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Formaggio Grana Padano
By Kyle Phillips

It's hard to believe that much of the Pianura Padana, Italy's great northern plain that provides most of the country's fruit, vegetables and meat, was once a desolate marshy wild. It was of course inhabited, but fell into decline with the collapse of the Roman Empire and really didn't become productive again until the monastic orders, many of which renounced the world and sought out the most inhospitable areas possible, began large scale land reclamation in the 1100s. As they drained and cleared the wetlands around their new homes fertile fields and pastures appeared, and soon other settlers came too. Towns and cities grew around the monasteries (this settlement pattern was quite typical in the Middle ages throughout Europe) and in a short period the whole area was transformed.

The pastures proved especially luxuriant around what is now Milano, and raising cattle became one of the major economic activities. In addition to providing meat, the cows provided milk -- lots of it in some seasons. To throw away the excess would have been both sinful and foolhardy, for there was no telling when crops might fail and famine loom, and therefore the people began to make cheese. Initially something soft, probably, but the middle ages were a lot more dynamic than we give them credit for, and people soon figured out how to make something that would last longer: Large cheese wheels that slowly aged, and in doing so passed from being delicately flavored, soft, and pale white, to delightfully sharp, firm but grainy, and gold. They called it Grana, because of its grainy texture, and the name stuck.

"But I thought Parmigiano Reggiano was the King of Cheeses?"you say. True, Boccaccio mentions it in the Decameron (in association with ravioli), and it did earn said title from an international cheese tasting held in England not too long ago, but in actuality Parmigiano Reggiano and Grana Padana are quite similar. Both are made from the same ingredients, milk and rennet, and both are made by heating the milk in a cauldron, curdling it with the rennet, gathering the curds into a ball, shaping the ball into a wheel, and subsequently aging the wheel for two or more years. The end result is a milk concentrate that colapses 8 quarts of milk into 1 pound of cheese; it's rich in protein and extremely rich in calcium, and has much less fat than one might expect. No wonder Italian physicians prescribe it for those who require extra protein or calcium in their diets, especially pregnant women.

"Well, what's the difference?" you ask. Primarily the forage; the meadows in the production area between Parma and Reggio have certain grasses, while those of the meadows of the section of Lombardy that produces Grana have others. As a result there are slight differences in flavor and color (Grana is paler). However, though advertisers may say one is "better"than the other, the difference between pieces of Parmigiano Reggiano and Grana Padana that have been made with equal care will be stylistic rather than qualitative. You may prefer one, and your friend the other. It is true that Grana has more of a reputation for being industrially produced, and that it may be easier to find hand-crafted Parmigiano, but it's also true that industry is making inroads in Parmigiano there are cheese makers who hand-craft Grana Padano. So for every-day use you should find either quite satisfactory; Fernanda Gosetti suggests one use Grana in recipes that call for the cheese as an ingredient (as opposed to having it grated at the table) because it is generally somewhat cheaper.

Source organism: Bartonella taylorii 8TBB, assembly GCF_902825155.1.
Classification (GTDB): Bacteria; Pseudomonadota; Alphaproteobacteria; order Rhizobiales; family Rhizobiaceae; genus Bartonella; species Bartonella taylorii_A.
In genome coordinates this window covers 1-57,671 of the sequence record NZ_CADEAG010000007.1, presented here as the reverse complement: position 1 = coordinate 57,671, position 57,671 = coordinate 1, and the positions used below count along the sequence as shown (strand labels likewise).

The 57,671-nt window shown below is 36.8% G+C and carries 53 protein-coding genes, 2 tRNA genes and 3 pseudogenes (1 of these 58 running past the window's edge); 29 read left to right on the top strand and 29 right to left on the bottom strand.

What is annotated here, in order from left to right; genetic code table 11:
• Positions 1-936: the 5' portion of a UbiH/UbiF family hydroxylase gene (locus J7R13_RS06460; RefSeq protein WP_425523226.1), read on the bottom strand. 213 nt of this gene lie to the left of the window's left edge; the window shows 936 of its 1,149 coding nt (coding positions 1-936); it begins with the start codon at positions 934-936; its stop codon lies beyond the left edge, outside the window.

Buying Parmigiano Reggiano and Grana Padano: think wedges. The wedge will have some rind, and on the rind you should be able to see the brand mark of the relevant Consorzio, be it Parmigiano Reggiano or Grana Padana. Try to select a wedge taken from the central part of the cheese rather than the top or bottom, because it will lack the top or bottom rind. In Italy, at least, one can also buy bags of chunks of Parmigiano or Grana (bits that break off as the wedges are being split), but they're harder to grate.

Do not buy pre-grated cheese: It rapidly looses its flavor and aroma, and unless you watch as it is being grated you have no way of knowing what really went into it. Stay away from the stuff sold in shaker cans.

WHAT TO DO WITH PARMIGIANO REGGIANO OR GRANA PADANO? Well, grate it, obviously, and use it to dust pasta, risotti, soups, or whatever else suits your fancy. However, it's much more versatile than that. In chunks, with bread and a bowl of good balsamic vinegar for dipping, it's a sinfully libidinous antipasto or party food. And here are some other suggestions:
  • Sedanini alla Spuma di Formaggio
    Celery boats with a creamy cheese foam make a perfect antipasto.
  • Insalata di Grana Padano
    An interesting salad made with potatos, apples and flakes of cheese. As well as whatever else you fancy.
  • Mortadella e Grana Padano
    Tasty fritters made with Mortadella and Grana are an excellent antipasto or addition to a platter of fried foods.
  • Zuppa di Spinaci
    Creamed spinach soup with eggs and cheese.
  • Souffl� di Tagliatelle
    A surprisingly delicate souffl� with lots of grated cheese.
  • Cartoccini al Forno
    Wonderful packets filled with food, baked and then opened at table. These contain chicken breast, mushrooms & cheese.
  • Involtini di Vitello
    A zesty cheese-filled variation that will also work well with chicken or turkey.
  • Polpette di Carne al Grana
    Meatballs made with grated cheese have an added something.
  • Peperoni Ripieni al Grana
    A meatless stuffed pepper with a tasty cheese-based filling.
  • Gelato al Grana
    The perfect way to serve cheese when it's really hot.
An Update: How to tell if the wedge is as old as they say it is, and Parmigiano's new rind markings. (

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